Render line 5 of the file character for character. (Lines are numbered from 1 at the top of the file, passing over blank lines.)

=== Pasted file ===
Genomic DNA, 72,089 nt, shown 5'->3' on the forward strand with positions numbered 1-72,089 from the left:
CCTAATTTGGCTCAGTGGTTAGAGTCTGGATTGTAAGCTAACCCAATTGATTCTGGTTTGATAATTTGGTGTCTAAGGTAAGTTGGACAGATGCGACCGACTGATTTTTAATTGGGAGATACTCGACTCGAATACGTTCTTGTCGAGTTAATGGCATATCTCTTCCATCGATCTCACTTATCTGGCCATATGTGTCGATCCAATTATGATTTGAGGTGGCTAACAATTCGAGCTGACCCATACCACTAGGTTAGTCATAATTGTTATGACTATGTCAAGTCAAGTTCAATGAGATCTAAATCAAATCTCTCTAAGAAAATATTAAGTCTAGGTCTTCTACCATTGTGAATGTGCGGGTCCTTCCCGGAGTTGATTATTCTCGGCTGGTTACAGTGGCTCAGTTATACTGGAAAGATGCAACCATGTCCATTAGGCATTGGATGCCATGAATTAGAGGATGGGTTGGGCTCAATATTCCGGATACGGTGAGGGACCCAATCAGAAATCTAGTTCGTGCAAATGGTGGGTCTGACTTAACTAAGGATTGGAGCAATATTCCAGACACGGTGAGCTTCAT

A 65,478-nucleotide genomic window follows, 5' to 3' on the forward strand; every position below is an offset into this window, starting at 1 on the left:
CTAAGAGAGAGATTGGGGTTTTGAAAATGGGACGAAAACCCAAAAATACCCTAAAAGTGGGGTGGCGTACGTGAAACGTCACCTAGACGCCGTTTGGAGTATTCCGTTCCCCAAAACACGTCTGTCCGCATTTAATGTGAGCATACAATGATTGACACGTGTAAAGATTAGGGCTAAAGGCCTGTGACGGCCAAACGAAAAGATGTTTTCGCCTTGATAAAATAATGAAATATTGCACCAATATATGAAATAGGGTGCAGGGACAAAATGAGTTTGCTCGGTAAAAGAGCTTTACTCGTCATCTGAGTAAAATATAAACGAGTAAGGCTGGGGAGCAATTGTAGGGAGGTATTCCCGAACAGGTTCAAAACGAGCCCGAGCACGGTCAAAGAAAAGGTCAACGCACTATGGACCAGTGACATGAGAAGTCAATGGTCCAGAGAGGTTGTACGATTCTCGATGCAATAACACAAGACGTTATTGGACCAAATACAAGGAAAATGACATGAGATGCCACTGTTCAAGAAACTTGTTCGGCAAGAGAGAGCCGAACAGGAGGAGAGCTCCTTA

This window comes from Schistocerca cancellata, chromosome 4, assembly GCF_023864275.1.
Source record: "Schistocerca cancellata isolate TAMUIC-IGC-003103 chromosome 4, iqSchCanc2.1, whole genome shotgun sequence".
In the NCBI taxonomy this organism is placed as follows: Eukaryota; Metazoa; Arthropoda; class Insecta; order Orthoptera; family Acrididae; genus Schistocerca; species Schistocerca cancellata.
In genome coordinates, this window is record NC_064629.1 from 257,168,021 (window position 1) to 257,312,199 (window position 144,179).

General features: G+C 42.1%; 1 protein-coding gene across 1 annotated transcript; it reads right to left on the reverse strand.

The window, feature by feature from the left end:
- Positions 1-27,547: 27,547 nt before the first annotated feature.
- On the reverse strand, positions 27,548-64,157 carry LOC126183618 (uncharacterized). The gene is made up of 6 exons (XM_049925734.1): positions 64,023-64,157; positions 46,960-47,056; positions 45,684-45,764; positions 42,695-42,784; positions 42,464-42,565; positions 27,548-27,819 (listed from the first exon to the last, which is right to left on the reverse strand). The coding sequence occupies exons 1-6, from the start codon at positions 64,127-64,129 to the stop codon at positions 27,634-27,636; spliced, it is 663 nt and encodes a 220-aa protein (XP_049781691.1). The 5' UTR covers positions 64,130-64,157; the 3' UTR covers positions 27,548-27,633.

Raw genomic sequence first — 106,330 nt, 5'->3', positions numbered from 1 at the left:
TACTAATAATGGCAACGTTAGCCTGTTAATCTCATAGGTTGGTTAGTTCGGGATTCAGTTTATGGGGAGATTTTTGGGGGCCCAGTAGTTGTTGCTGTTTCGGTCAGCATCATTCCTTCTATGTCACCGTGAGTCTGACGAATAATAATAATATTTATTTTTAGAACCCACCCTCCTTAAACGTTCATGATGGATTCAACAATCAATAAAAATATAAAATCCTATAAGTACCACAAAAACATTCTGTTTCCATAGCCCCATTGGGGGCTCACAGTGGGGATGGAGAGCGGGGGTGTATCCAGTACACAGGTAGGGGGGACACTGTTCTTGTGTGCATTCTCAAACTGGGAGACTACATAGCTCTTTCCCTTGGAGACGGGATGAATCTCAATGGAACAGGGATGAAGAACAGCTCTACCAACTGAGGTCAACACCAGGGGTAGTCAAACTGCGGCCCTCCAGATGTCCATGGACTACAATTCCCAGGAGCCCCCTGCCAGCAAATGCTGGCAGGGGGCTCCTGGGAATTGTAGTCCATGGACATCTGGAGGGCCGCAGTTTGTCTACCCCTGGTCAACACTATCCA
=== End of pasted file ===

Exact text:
This window comes from Schistocerca cancellata, chromosome 4, assembly GCF_023864275.1.